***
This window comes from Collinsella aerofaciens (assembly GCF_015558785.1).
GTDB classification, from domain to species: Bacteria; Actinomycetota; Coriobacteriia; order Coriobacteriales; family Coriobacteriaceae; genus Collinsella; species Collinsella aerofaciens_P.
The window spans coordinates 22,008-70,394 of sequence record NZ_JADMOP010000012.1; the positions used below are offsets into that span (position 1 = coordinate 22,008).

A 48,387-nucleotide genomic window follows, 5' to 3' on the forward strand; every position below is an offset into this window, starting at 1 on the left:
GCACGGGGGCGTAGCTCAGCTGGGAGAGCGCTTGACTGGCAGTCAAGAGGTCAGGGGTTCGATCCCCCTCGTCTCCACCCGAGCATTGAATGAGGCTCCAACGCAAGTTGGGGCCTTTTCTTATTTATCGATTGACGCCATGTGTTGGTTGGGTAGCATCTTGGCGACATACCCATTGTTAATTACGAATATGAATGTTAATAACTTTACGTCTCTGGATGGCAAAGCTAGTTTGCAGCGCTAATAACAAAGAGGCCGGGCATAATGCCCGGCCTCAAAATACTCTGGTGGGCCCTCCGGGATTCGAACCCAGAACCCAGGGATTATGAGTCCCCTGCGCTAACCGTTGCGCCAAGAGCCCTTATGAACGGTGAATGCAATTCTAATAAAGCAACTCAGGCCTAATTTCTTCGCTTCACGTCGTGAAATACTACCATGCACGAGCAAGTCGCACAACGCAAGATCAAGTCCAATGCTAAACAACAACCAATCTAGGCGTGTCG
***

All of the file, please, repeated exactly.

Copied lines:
This window comes from Collinsella aerofaciens (assembly GCF_015558785.1).
GTDB classification, from domain to species: Bacteria; Actinomycetota; Coriobacteriia; order Coriobacteriales; family Coriobacteriaceae; genus Collinsella; species Collinsella aerofaciens_P.
The window spans coordinates 22,008-70,394 of sequence record NZ_JADMOP010000012.1; the positions used below are offsets into that span (position 1 = coordinate 22,008).

A 48,387-nucleotide genomic window follows, 5' to 3' on the forward strand; every position below is an offset into this window, starting at 1 on the left:
GCACGGGGGCGTAGCTCAGCTGGGAGAGCGCTTGACTGGCAGTCAAGAGGTCAGGGGTTCGATCCCCCTCGTCTCCACCCGAGCATTGAATGAGGCTCCAACGCAAGTTGGGGCCTTTTCTTATTTATCGATTGACGCCATGTGTTGGTTGGGTAGCATCTTGGCGACATACCCATTGTTAATTACGAATATGAATGTTAATAACTTTACGTCTCTGGATGGCAAAGCTAGTTTGCAGCGCTAATAACAAAGAGGCCGGGCATAATGCCCGGCCTCAAAATACTCTGGTGGGCCCTCCGGGATTCGAACCCAGAACCCAGGGATTATGAGTCCCCTGCGCTAACCGTTGCGCCAAGAGCCCTTATGAACGGTGAATGCAATTCTAATAAAGCAACTCAGGCCTAATTTCTTCGCTTCACGTCGTGAAATACTACCATGCACGAGCAAGTCGCACAACGCAAGATCAAGTCCAATGCTAAACAACAACCAATCTAGGCGTGTCG